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There is a long history of video cable signal standards. In 1956 we were introduced to the analog Composite Video that put out a resolution of 720 x 480i @ 59.94 Hz. Since then we ve had many popular standards such as S-Video, VGA, and Component video, Digital Visual Interface (DVI), High-Definition Multimedia Interface (HDMI) and most recently DisplayPort.

The big question everyone has is which one is the best? We can pretty much drop Composite Video and S-Video from the list, since they can t even put out HD quality. That leaves the main contenders as HDMI, DVI, Component video and DisplayPort.

Let s analyze each one briefly, starting with Component video. It is true that these cables can do 1920 x 1080 @ 60 Hz. However, that s all they can do. With the way technology has been going, there is no doubt that 1080p will take a back seat to the next resolution jump. It s inevitable, really. When that happens, Component video cables will most likely be tossed aside.

On the other hand, there is one advantage to Composite video. Of the leading cables it is the only analog cable which most people may automatically think is beneath them. Digital cables have their weaknesses too. That weakness is that digital cables have to be specifically tailored to their length. You wouldn t want to use an HDMI cable designed to work normally at 15 feet and add another 10 feet. If you did, you d run into what s called the  digital cliff . That basically adds a  sparkly  effect to your picture after so many extra feet and then you may get complete picture loss after so many more feet. Composite video, for the moment, has its niche for those that don t want to pay for the much more expensive optical cables. As digital cables advance, it s pretty much guaranteed that some cable nerd will figure out a way around that, and then it won t matter.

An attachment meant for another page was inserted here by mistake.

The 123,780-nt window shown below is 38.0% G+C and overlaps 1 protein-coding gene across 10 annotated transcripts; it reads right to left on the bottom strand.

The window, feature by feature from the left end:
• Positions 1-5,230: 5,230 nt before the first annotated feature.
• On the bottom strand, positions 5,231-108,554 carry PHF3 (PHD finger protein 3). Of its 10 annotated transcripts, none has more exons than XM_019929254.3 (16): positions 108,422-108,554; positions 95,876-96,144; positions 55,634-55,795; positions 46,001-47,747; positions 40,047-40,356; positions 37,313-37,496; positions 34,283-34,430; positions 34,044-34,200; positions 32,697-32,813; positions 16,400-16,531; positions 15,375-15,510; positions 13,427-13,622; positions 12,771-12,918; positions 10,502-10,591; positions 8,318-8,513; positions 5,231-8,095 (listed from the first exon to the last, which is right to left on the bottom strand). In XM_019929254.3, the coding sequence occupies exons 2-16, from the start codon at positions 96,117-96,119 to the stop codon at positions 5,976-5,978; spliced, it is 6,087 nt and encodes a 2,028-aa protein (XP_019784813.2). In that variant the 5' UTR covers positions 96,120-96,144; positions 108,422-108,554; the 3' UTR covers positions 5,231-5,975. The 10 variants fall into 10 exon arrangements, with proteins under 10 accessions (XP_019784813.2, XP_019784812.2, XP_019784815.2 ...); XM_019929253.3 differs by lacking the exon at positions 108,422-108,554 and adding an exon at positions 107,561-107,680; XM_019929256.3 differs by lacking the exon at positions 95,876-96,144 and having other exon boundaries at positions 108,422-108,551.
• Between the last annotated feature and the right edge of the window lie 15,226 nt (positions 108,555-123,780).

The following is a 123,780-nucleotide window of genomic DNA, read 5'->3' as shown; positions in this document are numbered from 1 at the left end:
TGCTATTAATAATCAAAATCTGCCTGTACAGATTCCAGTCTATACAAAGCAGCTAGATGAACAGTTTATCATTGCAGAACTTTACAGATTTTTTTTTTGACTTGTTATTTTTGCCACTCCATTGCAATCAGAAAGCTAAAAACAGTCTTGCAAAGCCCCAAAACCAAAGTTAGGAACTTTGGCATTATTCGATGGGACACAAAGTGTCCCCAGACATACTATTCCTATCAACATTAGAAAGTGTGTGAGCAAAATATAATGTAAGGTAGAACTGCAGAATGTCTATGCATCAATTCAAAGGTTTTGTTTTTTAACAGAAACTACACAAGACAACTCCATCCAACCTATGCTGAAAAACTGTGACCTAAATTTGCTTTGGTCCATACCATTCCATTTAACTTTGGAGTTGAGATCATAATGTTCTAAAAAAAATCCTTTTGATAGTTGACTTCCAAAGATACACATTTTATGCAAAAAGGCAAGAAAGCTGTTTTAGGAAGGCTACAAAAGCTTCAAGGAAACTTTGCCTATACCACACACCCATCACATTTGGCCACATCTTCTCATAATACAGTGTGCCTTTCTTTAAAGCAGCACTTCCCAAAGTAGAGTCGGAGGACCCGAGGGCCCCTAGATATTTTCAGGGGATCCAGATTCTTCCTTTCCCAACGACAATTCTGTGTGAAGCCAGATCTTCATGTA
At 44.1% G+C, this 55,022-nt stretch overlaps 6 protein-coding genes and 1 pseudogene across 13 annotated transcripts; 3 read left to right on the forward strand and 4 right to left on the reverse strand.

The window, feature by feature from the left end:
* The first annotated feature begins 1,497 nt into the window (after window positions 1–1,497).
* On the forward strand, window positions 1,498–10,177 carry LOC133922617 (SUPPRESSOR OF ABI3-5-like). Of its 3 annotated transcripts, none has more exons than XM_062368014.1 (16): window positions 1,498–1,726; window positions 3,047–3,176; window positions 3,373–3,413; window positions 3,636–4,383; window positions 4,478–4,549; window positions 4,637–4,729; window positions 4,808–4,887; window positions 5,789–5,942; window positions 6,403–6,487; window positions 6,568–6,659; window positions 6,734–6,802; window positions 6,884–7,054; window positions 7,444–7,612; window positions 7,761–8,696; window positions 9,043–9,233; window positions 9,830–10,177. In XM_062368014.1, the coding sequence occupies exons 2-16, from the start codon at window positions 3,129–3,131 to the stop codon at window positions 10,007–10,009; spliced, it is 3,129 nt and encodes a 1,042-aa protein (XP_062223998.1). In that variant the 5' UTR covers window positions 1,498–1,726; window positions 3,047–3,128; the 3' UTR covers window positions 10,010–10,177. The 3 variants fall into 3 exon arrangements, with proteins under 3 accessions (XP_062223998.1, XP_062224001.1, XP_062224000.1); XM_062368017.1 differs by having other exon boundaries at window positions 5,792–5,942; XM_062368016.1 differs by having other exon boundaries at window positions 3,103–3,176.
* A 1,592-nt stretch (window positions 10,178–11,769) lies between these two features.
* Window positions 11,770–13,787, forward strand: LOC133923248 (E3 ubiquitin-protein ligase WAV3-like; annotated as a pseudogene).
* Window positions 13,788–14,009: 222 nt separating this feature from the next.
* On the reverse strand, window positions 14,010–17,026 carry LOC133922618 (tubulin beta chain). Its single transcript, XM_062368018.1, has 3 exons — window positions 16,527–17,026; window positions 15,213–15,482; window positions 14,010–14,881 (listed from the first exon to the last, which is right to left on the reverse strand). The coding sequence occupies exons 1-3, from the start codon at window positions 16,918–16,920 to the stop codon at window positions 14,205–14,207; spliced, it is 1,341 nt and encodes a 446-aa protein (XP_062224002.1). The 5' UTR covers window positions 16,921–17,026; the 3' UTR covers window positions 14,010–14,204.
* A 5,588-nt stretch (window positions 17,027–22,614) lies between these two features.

That said, we have left the more comparable DVI, HDMI and DisplayPort. All three have HDCP which is the High-bandwidth Digital Content Protection encryption but only HDMI has it as a mandatory part of the specification. That s probably the reason so many manufacturers have jumped on that boat. HDCP will help protect against black market video pirating and make it so that people will have to come clean or figure out a way to hack the  unhackable  HDCP. DVI can put out up to 2560 x 1600 @ 60 Hz. HDMI and Display port can do the same resolution but at 75 Hz. HDMI also can do 4096 x 2160 @ 24 Hz.

DVI has a pretty firm grasp on the computer display world and has dabbled in video cards, but there s nothing like HDMI for the rest of the consumer electronics world. The big push that HDMI is making is for TVs, there is even some that only have HDMI connections. DisplayPort is supposed to be a major player against HDMI but so far they are mostly going after the computer display and video card market which, as mentioned, is dominated by DVI.

The conclusion is that they are all four straddling the same line, as far as 1080p goes. Since that s where the content market is right now, it s really hard to say which is better. The reality is that HDMI is the growing standard for most electronic devices. It is at the peak of speed and resolution. It also has the most support, with the exception of the computer world that has been slower to adopt it. HDMI for the time being is where everything is headed, which makes it the most future proof. If you are looking to buy HDMI cables, check out Herman Street to find the best ones for you.

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